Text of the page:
Our Founder Director Deepa Pawar herself belongs to a NT-DNT community – the Ghisadi Gadiya Lohar tribe. Having grown up and lived for 30 years in a tent on outskirts of a Mumbai slum community, she has closely seen the severe struggles as a nomadic girl, young woman, young mother, mental health survivor, worker and so on. These have given her added layers of knowledge based on lived experiences, that are go beyond and are more severe than that of girls and women of other marginalized communities. Deepa is the first Ghisadi woman to travel outside India to accept an award from the University of California in 2018; this is just one indicator of the severity of marginalization of these communities.

Anubhuti was founded in 2016 and started working with Bahujan communities in rural, peri-urban and urban areas. Our priority has been to scale further into the grassroot – rather than scale-up only in numbers. This has ensured that every year, the organization has built up its capacity and started work with more and more intersectional groups. This organic process led us to start work with NT-DNT communities in 2020 – when the sudden COVID lockdown created a state of emergency for these criminalized, landless, homeless, invisibalized communities.

Our founder’s lived experiences and knowledge acted as a privilege during this time, since it was very difficult to start work with NT-DNTs during such an unprecedented period. Their realities are very different from the general poor, or even from other marginalized groups such as the Scheduled Castes and Scheduled Tribes. This meant that new strategies, working values, best practices had to be developed on the go, because existing practices could not always be replicated. This is because of the unique history of criminalization and persecution that NT-DNTs have suffered.

Read about starting COVID relief work with NT-DNTs.

The Nomadic & Denotified Tribes were falsely labelled as ‘criminal’ tribes by colonial British rulers by passing the Criminal Tribe Act in 1871. Their homes and lands were snatched away, many undignified practices such as having to mark their attendance at their local police station was forced upon them – robbing them of their sense of identity and dignity. For over 150 years these communities faced stigma and persecution which did not end even after Indian Independance. Though the Criminal Tribes Act was repealed in 1952, the communities continue to be seen and treated with suspicion by the administration as well as civil society. Today, they are said to form as much as 15% of India’s population, but there is no official census counting them. Even the local administration does not keep data about them; because they are periodically migrating, they are seen as temporary populations for whom no facilities are planned or built. They live precarious lives putting up their tents on risky, unclaimed lands, roadsides or under flyovers – where they continue to carry out their work in the open. Landlessness is at the root of their severe marginalization – due to which they are unable to make documents proving their existence, not able to avail of education, health, sanitation or most government benefits which they are actually the most in need of.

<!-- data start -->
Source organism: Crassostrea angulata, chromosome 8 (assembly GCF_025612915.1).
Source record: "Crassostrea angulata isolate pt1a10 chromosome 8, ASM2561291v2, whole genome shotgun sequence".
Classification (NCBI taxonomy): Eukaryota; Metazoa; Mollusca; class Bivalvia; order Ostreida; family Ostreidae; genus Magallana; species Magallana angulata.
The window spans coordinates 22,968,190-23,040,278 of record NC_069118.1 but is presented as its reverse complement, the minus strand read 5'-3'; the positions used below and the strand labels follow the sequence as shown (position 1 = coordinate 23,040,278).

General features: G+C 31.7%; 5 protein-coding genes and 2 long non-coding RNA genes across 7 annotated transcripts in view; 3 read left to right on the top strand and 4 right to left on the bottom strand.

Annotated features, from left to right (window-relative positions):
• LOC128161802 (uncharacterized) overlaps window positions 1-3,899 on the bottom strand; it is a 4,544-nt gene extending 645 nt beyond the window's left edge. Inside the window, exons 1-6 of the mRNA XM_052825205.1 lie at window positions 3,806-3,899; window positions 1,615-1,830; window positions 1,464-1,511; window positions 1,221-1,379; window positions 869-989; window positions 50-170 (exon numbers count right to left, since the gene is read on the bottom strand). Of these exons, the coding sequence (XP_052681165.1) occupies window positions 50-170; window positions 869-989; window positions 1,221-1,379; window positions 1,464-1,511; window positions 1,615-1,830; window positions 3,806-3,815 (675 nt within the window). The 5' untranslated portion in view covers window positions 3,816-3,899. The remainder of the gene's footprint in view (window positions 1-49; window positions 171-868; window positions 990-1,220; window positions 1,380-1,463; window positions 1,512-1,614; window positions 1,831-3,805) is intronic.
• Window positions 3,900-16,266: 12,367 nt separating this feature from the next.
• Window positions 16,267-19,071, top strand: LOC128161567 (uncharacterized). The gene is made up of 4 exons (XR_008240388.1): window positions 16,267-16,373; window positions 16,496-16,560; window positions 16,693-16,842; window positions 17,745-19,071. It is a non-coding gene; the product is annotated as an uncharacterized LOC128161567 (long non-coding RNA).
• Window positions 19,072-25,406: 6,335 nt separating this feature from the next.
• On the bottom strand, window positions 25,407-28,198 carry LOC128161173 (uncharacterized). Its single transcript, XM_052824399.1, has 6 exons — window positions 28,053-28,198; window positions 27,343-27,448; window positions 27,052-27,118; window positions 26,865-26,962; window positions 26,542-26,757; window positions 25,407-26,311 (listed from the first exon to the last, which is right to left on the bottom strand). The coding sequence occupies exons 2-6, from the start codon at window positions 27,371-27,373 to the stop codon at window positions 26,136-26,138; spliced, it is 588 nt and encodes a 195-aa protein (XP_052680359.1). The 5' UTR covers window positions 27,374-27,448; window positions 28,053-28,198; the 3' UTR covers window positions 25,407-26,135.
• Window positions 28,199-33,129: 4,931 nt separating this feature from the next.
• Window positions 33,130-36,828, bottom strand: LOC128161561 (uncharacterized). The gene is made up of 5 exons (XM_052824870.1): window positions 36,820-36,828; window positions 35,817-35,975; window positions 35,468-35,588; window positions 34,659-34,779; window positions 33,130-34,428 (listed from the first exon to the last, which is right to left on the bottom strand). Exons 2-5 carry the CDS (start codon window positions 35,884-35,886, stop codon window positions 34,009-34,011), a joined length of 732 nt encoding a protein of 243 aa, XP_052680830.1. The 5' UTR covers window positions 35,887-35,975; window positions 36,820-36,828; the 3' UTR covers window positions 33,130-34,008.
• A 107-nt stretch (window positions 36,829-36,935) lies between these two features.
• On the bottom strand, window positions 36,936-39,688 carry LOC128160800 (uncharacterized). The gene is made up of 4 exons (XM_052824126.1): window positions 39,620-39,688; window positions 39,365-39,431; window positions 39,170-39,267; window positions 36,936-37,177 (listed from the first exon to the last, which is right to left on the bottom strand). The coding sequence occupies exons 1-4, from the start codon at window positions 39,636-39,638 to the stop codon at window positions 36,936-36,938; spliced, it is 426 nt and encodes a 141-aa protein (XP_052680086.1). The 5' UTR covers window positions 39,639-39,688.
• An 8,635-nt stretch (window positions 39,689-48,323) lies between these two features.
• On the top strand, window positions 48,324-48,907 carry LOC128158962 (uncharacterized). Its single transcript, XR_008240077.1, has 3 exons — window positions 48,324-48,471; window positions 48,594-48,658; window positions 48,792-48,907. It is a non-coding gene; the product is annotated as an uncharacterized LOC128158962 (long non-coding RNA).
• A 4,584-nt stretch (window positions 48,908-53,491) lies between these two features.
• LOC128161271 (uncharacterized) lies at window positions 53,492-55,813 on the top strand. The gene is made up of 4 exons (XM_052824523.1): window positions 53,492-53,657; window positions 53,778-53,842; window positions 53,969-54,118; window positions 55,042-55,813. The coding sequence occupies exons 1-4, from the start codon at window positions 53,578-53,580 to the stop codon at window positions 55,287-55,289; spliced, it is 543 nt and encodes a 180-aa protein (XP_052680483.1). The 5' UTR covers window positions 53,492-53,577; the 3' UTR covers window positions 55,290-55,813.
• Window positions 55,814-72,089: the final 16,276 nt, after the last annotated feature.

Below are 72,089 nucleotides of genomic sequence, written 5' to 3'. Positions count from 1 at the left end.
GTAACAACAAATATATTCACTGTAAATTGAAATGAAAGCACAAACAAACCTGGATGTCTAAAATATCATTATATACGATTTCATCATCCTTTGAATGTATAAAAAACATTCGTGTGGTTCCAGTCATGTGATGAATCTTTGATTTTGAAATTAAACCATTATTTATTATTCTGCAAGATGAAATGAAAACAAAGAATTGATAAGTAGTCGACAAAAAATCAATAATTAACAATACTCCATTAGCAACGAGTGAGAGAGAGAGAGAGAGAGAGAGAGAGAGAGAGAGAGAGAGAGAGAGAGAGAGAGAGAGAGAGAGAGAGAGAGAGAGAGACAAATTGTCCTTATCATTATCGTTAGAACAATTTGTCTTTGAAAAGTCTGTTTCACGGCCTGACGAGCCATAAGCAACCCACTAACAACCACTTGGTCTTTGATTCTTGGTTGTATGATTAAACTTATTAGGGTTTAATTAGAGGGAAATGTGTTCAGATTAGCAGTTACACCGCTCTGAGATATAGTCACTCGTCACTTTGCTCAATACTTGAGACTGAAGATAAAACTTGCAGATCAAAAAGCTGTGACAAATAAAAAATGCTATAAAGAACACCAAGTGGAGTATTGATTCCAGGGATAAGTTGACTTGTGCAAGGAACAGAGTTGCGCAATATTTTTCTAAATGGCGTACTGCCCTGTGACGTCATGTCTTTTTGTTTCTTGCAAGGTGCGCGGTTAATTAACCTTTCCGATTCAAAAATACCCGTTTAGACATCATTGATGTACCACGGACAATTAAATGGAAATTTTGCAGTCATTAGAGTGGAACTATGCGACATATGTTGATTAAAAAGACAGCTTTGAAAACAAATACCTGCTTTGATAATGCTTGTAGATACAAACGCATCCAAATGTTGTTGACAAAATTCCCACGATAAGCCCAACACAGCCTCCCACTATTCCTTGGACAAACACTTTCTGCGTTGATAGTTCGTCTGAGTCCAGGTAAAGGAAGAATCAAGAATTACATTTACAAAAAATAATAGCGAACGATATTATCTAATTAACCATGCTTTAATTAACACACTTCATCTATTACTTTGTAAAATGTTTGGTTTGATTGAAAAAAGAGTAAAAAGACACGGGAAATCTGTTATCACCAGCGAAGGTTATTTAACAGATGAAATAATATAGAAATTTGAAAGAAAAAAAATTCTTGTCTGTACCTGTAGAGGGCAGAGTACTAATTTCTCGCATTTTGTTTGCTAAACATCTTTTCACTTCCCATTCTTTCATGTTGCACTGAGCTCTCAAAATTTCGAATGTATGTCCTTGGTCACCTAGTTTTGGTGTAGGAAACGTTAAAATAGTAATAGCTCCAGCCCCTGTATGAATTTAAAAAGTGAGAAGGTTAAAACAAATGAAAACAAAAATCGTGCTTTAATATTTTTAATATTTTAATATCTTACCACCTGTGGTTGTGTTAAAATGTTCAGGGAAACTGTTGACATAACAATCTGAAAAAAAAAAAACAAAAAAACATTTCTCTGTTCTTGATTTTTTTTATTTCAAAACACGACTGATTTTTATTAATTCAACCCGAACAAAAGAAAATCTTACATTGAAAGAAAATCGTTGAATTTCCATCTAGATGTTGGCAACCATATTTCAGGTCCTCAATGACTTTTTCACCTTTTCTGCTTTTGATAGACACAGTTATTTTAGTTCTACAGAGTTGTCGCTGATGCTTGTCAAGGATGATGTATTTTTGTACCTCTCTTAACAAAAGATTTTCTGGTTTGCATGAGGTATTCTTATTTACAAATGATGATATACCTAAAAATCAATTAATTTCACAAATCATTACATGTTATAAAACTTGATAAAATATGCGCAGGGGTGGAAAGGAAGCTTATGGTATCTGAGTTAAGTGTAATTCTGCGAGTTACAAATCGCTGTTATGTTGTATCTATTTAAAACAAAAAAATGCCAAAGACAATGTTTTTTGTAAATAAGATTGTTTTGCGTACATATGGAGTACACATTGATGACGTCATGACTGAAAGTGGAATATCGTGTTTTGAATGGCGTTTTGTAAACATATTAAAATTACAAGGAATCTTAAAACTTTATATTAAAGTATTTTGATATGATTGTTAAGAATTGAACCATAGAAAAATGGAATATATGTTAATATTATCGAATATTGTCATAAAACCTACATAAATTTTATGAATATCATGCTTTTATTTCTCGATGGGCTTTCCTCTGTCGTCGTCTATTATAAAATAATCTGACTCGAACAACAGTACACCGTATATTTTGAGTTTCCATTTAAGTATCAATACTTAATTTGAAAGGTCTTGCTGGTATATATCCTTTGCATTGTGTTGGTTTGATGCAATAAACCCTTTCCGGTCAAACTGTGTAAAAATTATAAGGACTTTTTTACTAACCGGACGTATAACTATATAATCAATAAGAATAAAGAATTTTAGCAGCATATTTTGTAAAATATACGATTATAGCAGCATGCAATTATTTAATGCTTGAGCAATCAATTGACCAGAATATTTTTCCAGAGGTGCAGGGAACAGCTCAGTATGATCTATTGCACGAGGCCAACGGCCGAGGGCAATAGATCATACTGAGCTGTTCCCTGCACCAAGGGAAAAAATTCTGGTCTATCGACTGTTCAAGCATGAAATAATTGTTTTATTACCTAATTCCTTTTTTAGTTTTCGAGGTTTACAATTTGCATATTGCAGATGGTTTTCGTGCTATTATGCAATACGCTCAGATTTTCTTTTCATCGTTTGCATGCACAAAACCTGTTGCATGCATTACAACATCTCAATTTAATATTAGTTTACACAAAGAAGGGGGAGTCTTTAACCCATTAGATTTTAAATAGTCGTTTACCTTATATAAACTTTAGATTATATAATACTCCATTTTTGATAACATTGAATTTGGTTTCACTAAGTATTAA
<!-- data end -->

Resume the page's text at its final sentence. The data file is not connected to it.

Read about historical mental injustice inflicted on NT-DNTs here, and the exclusionary impact of Urbanization.

In this context, Anubhuti converted the relationships built during COVID relief work, to start long-term work benefiting over 50000 persons directly and lakhs indirectly – in Kalyan, Vitthalwadi, Ambernath, and Badlapur in Thane District. These are with the objective of sparking intellectual revolution among the communities – to work on their deep-rooted vulnerabilities, historical injustices faced, loss of history and identity, and on the resulting current issues of education, health, sanitation, mental health, gender inequities, social insecurity, and civil rights.

The following programs are currently being carried out:

  1. Post COVID recovery relief – Nutrition, Media Aid, Direct Bank Transfers, Counselling
  2. Disaster Resilience and Leadership – Capacity Building of the community to face constant and upcoming disasters
  3. Reclaiming History – Understanding their true and powerful histories and identities before criminalization, Building sense of pride and dignified way of viewing their traditional occupations and cultures among youth.
  4. Career Leadership – Career guidance, education support, scholarships, admissions help
  5. Mental Health – Mental Health Literacy, Individual, family and community counselling
  6. Research and AdvocacyCommunity-Led Data Advocacy model developed and carried out in areas of Right to Sanitation and Sexual Reproductive Health Rights.
  7. Community Development – Community Centres providing weekly life skills sessions, remedial teaching, re-enrollment in school/college, in-community counselling, handling cases, etc.